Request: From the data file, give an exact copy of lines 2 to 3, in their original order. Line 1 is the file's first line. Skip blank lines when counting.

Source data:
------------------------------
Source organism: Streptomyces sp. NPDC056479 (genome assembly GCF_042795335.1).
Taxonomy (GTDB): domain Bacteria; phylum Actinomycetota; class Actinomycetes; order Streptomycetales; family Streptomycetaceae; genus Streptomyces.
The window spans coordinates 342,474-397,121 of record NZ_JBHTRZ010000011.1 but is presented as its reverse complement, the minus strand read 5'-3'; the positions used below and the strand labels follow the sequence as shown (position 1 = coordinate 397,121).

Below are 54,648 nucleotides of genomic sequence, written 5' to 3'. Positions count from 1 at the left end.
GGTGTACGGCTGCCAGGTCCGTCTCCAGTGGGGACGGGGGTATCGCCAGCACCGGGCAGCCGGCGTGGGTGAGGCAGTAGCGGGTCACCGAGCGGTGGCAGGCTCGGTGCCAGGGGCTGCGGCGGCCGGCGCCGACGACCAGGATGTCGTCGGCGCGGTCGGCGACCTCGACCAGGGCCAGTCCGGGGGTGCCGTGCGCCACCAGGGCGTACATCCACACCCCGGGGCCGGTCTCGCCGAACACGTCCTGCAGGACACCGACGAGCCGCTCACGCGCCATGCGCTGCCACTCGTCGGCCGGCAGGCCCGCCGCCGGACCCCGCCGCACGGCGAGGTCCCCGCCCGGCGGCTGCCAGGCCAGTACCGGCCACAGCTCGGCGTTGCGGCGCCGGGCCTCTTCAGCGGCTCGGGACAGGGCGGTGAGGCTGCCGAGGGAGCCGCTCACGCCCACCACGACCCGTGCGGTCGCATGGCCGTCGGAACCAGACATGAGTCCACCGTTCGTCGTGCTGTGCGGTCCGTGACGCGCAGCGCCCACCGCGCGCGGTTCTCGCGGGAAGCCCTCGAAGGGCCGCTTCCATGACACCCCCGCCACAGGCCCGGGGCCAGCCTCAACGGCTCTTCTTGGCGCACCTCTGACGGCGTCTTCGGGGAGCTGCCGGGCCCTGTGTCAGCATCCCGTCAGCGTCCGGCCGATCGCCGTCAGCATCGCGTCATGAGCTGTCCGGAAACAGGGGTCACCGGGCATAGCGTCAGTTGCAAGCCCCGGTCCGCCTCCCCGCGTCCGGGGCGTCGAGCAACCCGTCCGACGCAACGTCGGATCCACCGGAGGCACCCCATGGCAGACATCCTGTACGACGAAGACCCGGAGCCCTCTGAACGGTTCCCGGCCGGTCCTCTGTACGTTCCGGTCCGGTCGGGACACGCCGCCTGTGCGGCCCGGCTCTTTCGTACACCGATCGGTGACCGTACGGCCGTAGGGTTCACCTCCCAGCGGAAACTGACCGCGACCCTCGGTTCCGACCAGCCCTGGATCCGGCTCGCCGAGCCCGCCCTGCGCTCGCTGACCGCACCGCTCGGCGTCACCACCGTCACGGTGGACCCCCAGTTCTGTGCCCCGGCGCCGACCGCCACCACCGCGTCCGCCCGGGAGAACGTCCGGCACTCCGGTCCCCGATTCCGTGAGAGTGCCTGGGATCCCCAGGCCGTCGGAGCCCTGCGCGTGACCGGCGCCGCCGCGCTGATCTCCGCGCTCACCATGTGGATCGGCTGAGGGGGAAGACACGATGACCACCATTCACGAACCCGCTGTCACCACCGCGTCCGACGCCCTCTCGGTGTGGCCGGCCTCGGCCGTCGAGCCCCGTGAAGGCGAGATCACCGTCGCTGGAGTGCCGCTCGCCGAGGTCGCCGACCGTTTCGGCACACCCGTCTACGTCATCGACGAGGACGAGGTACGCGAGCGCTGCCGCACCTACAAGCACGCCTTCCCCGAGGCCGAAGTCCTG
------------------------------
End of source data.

Taxonomy (GTDB): domain Bacteria; phylum Actinomycetota; class Actinomycetes; order Streptomycetales; family Streptomycetaceae; genus Streptomyces.
The window spans coordinates 342,474-397,121 of record NZ_JBHTRZ010000011.1 but is presented as its reverse complement, the minus strand read 5'-3'; the positions used below and the strand labels follow the sequence as shown (position 1 = coordinate 397,121).